The Prime Minister’s speech yesterday was reminiscent of John Howard in his glory days.
That’s not, or not especially, a reflection on its content or a snipe at Gillard. Until voters literally switched off him in 2006, John Howard had a talent for communicating effectively with mainstream Australia, reflecting middle Australia’s values back at them, couched in language they understood and reflexively agreed with. He had plenty of help from Crosby Textor’s polling to achieve this feat, but part of it was instinctive, born of his long political experience and his own quest for a workable political identity. His famous line in the 1980s was “the times will suit me” but in fact Howard changed himself to better fit the times.
Kevin Rudd was, briefly, also adept at this, but it was always more studied, less natural than his predecessor, as though it was another of his many political personalities adapted for each occasion, and it slowly gave way to a communication style that mixed equal parts crass media management and verbiage.
Julia Gillard is already showing that she can effortlessly match Howard in her capacity to articulate mainstream concerns. Like Howard, she cannily played the free speech card. The idea that Australians were somehow holding back in their views on asylum seekers, constrained by vague notions of what was politically correct, is no more true now than it was in the mid-1990s when John Howard cast himself as the liberator of Australians’ right to express themselves however they liked.
Nevertheless, it’s always a good look to portray yourself in such a light, even if the mainstream media in this country works to ensure that views that might actually jar with conventional narratives are kept tightly under wraps.
That wasn’t the only straw man set up to be knocked down by Julia Gillard. In fact she started yesterday with two of them, in effect declaring her intention to set her course through the middle between the two poles of the asylum seeker debate, Julian Burnside’s contempt for ordinary voters and Tony Abbott’s indecency and “evil”. Both, she suggested, were unAustralian — Burnside in labelling his fellow-Australians as racists, Abbott for in effect suggesting we let women and children drown, or at least endanger our Defence personnel, as part of a “turn back the boats” policy. “Our nation would not leave children to drown,” Gillard said, presumably contrasting us with other countries where children would indeed be left to drown. “We are Australians and our values will never allow us to embrace this kind of evil.”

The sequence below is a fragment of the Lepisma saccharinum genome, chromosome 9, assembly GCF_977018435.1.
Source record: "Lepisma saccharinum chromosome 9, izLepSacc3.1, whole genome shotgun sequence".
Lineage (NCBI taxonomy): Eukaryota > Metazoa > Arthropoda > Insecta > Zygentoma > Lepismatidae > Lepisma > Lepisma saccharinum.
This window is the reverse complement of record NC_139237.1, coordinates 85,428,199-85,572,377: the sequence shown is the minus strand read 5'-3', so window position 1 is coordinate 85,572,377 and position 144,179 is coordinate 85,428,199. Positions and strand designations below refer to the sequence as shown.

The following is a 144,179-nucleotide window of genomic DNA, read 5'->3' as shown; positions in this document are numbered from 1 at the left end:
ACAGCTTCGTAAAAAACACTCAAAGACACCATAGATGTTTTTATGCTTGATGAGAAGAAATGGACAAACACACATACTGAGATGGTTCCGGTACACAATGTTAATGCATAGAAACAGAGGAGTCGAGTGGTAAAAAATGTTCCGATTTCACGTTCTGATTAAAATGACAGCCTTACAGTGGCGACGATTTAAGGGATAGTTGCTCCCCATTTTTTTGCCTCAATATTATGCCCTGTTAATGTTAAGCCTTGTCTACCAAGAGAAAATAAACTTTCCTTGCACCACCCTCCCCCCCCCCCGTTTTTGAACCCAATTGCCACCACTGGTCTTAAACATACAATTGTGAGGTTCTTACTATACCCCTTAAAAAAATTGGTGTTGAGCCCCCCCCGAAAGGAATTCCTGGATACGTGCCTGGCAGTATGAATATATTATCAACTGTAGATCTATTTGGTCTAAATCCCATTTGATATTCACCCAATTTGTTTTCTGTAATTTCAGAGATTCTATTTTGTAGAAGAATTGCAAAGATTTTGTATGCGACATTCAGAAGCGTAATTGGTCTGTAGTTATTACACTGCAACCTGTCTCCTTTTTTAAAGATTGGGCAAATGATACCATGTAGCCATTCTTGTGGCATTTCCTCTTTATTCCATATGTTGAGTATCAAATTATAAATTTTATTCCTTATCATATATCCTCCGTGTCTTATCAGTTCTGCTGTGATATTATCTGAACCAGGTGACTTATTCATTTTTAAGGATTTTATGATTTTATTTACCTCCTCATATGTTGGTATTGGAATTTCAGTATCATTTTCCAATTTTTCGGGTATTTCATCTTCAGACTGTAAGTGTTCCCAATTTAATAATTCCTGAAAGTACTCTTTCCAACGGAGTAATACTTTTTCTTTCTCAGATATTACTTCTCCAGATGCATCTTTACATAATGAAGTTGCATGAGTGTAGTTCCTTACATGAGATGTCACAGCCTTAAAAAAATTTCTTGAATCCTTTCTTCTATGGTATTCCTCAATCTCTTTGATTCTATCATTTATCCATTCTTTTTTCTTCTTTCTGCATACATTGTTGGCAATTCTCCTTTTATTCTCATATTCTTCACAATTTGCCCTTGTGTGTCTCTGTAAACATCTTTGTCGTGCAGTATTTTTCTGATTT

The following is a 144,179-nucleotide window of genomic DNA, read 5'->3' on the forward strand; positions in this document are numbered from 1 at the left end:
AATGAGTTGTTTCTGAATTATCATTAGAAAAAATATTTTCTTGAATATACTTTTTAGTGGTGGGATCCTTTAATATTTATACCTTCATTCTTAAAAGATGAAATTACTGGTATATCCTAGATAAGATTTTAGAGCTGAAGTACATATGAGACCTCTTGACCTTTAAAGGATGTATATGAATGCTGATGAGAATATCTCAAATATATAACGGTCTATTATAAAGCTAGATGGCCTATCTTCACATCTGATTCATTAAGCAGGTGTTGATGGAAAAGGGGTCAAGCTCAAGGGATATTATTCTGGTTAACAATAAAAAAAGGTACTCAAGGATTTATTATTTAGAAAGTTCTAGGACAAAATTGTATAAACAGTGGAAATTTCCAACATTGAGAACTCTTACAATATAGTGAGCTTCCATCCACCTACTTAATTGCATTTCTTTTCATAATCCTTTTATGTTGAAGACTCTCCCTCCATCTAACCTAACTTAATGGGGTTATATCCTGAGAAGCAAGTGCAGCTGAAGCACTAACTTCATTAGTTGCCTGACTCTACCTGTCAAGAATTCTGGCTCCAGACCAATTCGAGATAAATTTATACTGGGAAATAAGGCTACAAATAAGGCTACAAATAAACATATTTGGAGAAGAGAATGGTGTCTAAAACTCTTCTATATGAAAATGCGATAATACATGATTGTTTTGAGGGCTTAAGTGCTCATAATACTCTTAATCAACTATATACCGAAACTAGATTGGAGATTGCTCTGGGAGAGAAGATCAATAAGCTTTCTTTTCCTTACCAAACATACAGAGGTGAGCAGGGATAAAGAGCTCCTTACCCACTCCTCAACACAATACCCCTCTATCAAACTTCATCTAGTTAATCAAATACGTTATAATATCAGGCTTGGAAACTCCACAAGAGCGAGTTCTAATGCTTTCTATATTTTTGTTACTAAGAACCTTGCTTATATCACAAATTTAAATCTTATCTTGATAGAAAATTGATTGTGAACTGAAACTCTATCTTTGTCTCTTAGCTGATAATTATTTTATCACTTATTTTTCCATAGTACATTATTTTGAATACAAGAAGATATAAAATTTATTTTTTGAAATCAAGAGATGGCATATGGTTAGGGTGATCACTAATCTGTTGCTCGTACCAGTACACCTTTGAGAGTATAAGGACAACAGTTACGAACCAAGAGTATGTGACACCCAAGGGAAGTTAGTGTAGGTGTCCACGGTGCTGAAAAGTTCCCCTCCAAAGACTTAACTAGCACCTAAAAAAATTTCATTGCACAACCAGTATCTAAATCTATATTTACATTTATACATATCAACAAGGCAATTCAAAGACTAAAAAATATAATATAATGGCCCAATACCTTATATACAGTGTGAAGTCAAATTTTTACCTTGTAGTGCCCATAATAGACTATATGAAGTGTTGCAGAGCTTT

To the extent that she has caught Tony Abbott out in his absurd claim that he would turn back the boats — albeit with the giant asterisk “where possible” — Gillard was correct to emphasise the point, but her real intention was to lock herself into the middle of the mainstream and portray her political opponents — her literal opponent in Abbott, and her opponents on the Left in the form of Burnside — as raving, unAustralian extremists, who lack legitimacy in national debate.
In fact, much of yesterday’s speech was a merry gathering of straw men. She offered as basic principles:
That hardworking Australians who themselves are doing it tough want to know that refugees allowed to settle here are not singled out for special treatment; that people like my own parents who have worked hard all their lives can’t abide the idea that others might get an inside track to special privileges.
No wonder Alan Jones likes Gillard. You almost expected her to refer to Struggle Street. No amount of evidence will ever convince those fervent forwarders of chain emails about refugees making a motza from taxpayer handouts that it is not the case. Like much of the asylum seeker debate, these beliefs exist at a sub-rational level. Instead, Gillard co-opted them, almost legitimising them by suggesting – without any of what her predecessor would have called “detailed programmatic specificity” — that she would take action to eliminate any “special privileges”.
In fact, by the end of her speech, the commitment to wipe out such privileges had morphed into a version of mutual obligation. “The rules are the rules. We will ensure refugees shoulder the same obligations as Australians generally.”
It was values that Gillard ended on, “values that Australians share – values of fairness, respect for the rule of law, tolerance, compassion and responsibility.”
I speak today cognisant and proud of these values, and before the end of this year I will seek our people’s endorsement so that we may all move forward together.
Our new Prime Minister doesn’t just speak more clearly than her predecessor — and that’s not much of a challenge anyway. Instead she’s co-opting what Australians think of as their core values and making them a central part of her bid for election. She’s communicating with deadly intent.